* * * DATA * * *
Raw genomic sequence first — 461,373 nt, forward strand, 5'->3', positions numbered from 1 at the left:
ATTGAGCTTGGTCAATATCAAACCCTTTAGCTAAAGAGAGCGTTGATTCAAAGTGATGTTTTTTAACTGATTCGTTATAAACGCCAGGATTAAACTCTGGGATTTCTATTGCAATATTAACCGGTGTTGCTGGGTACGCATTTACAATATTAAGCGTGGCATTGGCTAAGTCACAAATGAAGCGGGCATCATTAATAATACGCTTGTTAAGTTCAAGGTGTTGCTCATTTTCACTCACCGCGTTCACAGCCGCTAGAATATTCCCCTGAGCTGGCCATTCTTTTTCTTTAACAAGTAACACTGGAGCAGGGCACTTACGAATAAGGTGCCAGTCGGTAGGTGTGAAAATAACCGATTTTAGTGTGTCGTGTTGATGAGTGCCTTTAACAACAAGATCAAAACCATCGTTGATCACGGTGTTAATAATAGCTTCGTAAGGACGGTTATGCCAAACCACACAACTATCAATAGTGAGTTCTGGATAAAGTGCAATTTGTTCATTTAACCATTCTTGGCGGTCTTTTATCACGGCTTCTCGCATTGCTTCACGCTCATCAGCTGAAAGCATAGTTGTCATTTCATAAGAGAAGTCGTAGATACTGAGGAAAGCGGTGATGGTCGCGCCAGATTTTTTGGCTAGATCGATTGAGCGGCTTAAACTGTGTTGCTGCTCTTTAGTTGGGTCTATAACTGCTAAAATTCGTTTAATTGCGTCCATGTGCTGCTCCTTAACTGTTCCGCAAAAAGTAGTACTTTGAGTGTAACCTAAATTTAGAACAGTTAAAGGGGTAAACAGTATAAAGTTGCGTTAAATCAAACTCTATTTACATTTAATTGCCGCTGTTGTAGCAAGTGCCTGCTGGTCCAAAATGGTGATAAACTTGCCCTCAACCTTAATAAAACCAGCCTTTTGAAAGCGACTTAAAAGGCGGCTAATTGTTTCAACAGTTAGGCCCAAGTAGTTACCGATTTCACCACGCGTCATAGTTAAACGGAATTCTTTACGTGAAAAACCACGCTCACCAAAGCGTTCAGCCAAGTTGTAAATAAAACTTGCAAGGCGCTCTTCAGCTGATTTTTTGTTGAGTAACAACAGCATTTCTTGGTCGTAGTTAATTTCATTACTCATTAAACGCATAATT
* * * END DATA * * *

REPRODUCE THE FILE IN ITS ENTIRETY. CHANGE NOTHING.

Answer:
Raw genomic sequence first — 461,373 nt, forward strand, 5'->3', positions numbered from 1 at the left:
ATTGAGCTTGGTCAATATCAAACCCTTTAGCTAAAGAGAGCGTTGATTCAAAGTGATGTTTTTTAACTGATTCGTTATAAACGCCAGGATTAAACTCTGGGATTTCTATTGCAATATTAACCGGTGTTGCTGGGTACGCATTTACAATATTAAGCGTGGCATTGGCTAAGTCACAAATGAAGCGGGCATCATTAATAATACGCTTGTTAAGTTCAAGGTGTTGCTCATTTTCACTCACCGCGTTCACAGCCGCTAGAATATTCCCCTGAGCTGGCCATTCTTTTTCTTTAACAAGTAACACTGGAGCAGGGCACTTACGAATAAGGTGCCAGTCGGTAGGTGTGAAAATAACCGATTTTAGTGTGTCGTGTTGATGAGTGCCTTTAACAACAAGATCAAAACCATCGTTGATCACGGTGTTAATAATAGCTTCGTAAGGACGGTTATGCCAAACCACACAACTATCAATAGTGAGTTCTGGATAAAGTGCAATTTGTTCATTTAACCATTCTTGGCGGTCTTTTATCACGGCTTCTCGCATTGCTTCACGCTCATCAGCTGAAAGCATAGTTGTCATTTCATAAGAGAAGTCGTAGATACTGAGGAAAGCGGTGATGGTCGCGCCAGATTTTTTGGCTAGATCGATTGAGCGGCTTAAACTGTGTTGCTGCTCTTTAGTTGGGTCTATAACTGCTAAAATTCGTTTAATTGCGTCCATGTGCTGCTCCTTAACTGTTCCGCAAAAAGTAGTACTTTGAGTGTAACCTAAATTTAGAACAGTTAAAGGGGTAAACAGTATAAAGTTGCGTTAAATCAAACTCTATTTACATTTAATTGCCGCTGTTGTAGCAAGTGCCTGCTGGTCCAAAATGGTGATAAACTTGCCCTCAACCTTAATAAAACCAGCCTTTTGAAAGCGACTTAAAAGGCGGCTAATTGTTTCAACAGTTAGGCCCAAGTAGTTACCGATTTCACCACGCGTCATAGTTAAACGGAATTCTTTACGTGAAAAACCACGCTCACCAAAGCGTTCAGCCAAGTTGTAAATAAAACTTGCAAGGCGCTCTTCAGCTGATTTTTTGTTGAGTAACAACAGCATTTCTTGGTCGTAGTTAATTTCATTACTCATTAAACGCATAATT